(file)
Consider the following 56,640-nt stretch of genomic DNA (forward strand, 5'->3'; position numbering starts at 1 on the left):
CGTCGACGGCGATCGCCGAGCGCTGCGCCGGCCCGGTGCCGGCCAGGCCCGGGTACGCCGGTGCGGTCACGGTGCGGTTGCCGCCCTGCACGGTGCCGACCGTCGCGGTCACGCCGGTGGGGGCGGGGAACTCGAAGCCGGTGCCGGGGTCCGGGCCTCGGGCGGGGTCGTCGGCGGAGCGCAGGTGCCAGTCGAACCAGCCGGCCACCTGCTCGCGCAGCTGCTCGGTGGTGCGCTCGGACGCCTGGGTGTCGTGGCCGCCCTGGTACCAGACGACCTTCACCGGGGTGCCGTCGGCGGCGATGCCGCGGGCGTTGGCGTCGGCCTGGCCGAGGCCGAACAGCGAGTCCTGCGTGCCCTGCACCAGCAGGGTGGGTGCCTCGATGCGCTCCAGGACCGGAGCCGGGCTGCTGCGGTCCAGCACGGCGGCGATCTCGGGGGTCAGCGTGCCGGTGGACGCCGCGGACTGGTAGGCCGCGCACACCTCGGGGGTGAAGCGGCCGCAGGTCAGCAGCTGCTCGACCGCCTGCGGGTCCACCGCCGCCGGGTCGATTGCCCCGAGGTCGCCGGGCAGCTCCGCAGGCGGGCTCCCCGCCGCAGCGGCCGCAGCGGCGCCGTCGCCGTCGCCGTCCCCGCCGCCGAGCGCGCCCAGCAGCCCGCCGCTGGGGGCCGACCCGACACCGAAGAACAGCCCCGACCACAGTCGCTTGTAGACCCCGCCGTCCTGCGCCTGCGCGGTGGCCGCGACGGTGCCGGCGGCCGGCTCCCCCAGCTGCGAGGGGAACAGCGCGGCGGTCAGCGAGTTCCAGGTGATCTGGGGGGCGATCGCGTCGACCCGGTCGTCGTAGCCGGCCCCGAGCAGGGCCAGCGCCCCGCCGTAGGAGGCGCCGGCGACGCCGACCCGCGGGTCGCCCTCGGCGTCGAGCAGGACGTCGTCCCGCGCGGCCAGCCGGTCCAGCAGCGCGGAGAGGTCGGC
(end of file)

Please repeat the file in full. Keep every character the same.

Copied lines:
Consider the following 56,640-nt stretch of genomic DNA (forward strand, 5'->3'; position numbering starts at 1 on the left):
CGTCGACGGCGATCGCCGAGCGCTGCGCCGGCCCGGTGCCGGCCAGGCCCGGGTACGCCGGTGCGGTCACGGTGCGGTTGCCGCCCTGCACGGTGCCGACCGTCGCGGTCACGCCGGTGGGGGCGGGGAACTCGAAGCCGGTGCCGGGGTCCGGGCCTCGGGCGGGGTCGTCGGCGGAGCGCAGGTGCCAGTCGAACCAGCCGGCCACCTGCTCGCGCAGCTGCTCGGTGGTGCGCTCGGACGCCTGGGTGTCGTGGCCGCCCTGGTACCAGACGACCTTCACCGGGGTGCCGTCGGCGGCGATGCCGCGGGCGTTGGCGTCGGCCTGGCCGAGGCCGAACAGCGAGTCCTGCGTGCCCTGCACCAGCAGGGTGGGTGCCTCGATGCGCTCCAGGACCGGAGCCGGGCTGCTGCGGTCCAGCACGGCGGCGATCTCGGGGGTCAGCGTGCCGGTGGACGCCGCGGACTGGTAGGCCGCGCACACCTCGGGGGTGAAGCGGCCGCAGGTCAGCAGCTGCTCGACCGCCTGCGGGTCCACCGCCGCCGGGTCGATTGCCCCGAGGTCGCCGGGCAGCTCCGCAGGCGGGCTCCCCGCCGCAGCGGCCGCAGCGGCGCCGTCGCCGTCGCCGTCCCCGCCGCCGAGCGCGCCCAGCAGCCCGCCGCTGGGGGCCGACCCGACACCGAAGAACAGCCCCGACCACAGTCGCTTGTAGACCCCGCCGTCCTGCGCCTGCGCGGTGGCCGCGACGGTGCCGGCGGCCGGCTCCCCCAGCTGCGAGGGGAACAGCGCGGCGGTCAGCGAGTTCCAGGTGATCTGGGGGGCGATCGCGTCGACCCGGTCGTCGTAGCCGGCCCCGAGCAGGGCCAGCGCCCCGCCGTAGGAGGCGCCGGCGACGCCGACCCGCGGGTCGCCCTCGGCGTCGAGCAGGACGTCGTCCCGCGCGGCCAGCCGGTCCAGCAGCGCGGAGAGGTCGGC